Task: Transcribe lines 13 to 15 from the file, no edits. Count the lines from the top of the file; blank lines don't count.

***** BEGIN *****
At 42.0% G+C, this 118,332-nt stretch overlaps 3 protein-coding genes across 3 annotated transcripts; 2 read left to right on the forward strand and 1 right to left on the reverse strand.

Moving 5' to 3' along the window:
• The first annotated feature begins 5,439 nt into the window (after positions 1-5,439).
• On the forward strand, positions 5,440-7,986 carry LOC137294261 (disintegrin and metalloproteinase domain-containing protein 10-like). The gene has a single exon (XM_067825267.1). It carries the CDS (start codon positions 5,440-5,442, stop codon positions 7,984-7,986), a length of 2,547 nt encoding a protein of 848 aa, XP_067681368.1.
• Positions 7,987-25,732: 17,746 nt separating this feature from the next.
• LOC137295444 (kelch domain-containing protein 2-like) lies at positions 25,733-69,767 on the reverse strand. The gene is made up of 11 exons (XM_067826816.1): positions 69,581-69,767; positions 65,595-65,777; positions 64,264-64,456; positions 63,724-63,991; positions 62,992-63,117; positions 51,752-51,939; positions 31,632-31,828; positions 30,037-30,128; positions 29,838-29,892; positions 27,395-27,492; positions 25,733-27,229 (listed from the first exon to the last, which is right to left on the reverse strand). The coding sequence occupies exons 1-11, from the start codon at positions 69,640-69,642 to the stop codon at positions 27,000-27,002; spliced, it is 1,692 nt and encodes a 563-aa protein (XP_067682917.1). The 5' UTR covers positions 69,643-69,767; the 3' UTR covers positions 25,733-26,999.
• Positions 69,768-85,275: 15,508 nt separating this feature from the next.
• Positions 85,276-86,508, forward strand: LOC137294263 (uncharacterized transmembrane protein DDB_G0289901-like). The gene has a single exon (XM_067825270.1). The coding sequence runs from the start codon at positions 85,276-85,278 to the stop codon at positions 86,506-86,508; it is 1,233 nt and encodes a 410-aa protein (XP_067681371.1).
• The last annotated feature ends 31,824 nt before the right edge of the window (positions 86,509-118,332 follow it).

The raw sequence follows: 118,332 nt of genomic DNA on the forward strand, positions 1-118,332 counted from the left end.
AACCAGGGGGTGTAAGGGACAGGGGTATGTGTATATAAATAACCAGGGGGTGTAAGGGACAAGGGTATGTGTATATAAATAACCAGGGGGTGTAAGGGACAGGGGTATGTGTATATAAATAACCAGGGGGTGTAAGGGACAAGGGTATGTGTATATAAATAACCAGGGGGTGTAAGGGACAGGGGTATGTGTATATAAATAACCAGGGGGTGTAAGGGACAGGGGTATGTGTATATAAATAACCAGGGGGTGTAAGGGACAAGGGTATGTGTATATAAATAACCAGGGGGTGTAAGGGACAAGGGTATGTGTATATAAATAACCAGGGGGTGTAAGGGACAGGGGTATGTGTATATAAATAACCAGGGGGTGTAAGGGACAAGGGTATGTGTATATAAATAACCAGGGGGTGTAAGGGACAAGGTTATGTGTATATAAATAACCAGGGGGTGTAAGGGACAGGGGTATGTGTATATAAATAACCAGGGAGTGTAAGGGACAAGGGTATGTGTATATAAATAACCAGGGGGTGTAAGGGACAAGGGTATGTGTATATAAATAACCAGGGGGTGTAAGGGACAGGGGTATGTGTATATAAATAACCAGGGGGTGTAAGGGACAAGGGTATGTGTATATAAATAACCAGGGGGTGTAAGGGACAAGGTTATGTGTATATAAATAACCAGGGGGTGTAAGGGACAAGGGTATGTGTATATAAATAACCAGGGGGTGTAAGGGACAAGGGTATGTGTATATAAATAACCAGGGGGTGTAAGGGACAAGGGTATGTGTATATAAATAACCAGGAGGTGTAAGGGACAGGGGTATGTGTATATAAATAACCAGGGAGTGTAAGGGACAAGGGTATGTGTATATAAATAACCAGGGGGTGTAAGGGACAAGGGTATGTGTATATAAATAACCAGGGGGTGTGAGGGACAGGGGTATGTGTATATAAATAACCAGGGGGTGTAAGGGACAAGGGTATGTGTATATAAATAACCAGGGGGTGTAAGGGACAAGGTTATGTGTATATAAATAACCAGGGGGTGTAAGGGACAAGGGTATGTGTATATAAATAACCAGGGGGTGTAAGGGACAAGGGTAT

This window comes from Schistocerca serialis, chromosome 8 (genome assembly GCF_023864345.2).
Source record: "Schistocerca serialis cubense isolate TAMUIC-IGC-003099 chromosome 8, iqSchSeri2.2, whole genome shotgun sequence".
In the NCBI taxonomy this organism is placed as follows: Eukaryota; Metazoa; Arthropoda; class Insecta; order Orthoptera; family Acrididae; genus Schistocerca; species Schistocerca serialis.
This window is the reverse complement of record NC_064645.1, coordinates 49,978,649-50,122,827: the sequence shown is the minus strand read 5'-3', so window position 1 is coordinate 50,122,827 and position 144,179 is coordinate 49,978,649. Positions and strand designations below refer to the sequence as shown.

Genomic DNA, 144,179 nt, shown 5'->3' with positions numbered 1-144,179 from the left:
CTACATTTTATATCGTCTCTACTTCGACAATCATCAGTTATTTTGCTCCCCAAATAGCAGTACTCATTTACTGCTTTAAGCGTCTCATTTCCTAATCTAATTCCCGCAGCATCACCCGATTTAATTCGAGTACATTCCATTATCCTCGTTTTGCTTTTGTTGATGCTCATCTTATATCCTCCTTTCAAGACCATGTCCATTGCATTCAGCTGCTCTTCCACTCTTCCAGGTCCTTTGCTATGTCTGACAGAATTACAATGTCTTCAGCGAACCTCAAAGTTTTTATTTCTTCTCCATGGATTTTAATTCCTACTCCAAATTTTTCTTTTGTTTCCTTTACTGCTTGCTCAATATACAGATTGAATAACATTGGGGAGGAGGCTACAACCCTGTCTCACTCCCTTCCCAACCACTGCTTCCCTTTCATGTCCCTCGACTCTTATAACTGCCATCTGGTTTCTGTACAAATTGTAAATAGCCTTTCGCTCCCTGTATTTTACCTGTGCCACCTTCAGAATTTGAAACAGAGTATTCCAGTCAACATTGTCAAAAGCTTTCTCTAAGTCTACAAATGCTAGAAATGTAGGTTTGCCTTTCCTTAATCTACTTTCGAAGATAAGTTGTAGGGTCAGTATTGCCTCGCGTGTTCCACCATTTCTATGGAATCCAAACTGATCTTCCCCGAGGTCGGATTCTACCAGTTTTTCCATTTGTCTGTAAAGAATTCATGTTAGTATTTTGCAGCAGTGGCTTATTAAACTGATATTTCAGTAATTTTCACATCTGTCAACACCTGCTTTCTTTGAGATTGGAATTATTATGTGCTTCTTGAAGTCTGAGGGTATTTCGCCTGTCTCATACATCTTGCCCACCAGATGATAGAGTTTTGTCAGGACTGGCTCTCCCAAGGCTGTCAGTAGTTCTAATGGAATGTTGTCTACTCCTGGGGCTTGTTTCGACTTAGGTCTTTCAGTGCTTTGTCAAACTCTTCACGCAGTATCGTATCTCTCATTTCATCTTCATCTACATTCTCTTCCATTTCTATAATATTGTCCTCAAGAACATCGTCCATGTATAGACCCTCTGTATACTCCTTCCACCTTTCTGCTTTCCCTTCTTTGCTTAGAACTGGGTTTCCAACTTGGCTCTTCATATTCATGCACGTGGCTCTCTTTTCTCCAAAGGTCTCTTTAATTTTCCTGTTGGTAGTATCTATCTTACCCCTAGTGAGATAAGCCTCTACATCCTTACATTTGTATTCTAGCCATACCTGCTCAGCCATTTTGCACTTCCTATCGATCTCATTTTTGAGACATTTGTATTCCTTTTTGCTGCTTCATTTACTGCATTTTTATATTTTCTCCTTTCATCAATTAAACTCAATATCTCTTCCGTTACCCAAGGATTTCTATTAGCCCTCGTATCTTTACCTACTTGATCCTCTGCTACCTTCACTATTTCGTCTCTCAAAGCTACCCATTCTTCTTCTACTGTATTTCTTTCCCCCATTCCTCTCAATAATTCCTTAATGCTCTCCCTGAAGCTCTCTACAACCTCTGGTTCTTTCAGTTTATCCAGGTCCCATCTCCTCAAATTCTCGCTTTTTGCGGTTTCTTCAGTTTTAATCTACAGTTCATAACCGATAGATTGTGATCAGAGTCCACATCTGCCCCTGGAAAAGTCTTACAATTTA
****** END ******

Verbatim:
Source record: "Schistocerca serialis cubense isolate TAMUIC-IGC-003099 chromosome 8, iqSchSeri2.2, whole genome shotgun sequence".
In the NCBI taxonomy this organism is placed as follows: Eukaryota; Metazoa; Arthropoda; class Insecta; order Orthoptera; family Acrididae; genus Schistocerca; species Schistocerca serialis.
This window is the reverse complement of record NC_064645.1, coordinates 49,978,649-50,122,827: the sequence shown is the minus strand read 5'-3', so window position 1 is coordinate 50,122,827 and position 144,179 is coordinate 49,978,649. Positions and strand designations below refer to the sequence as shown.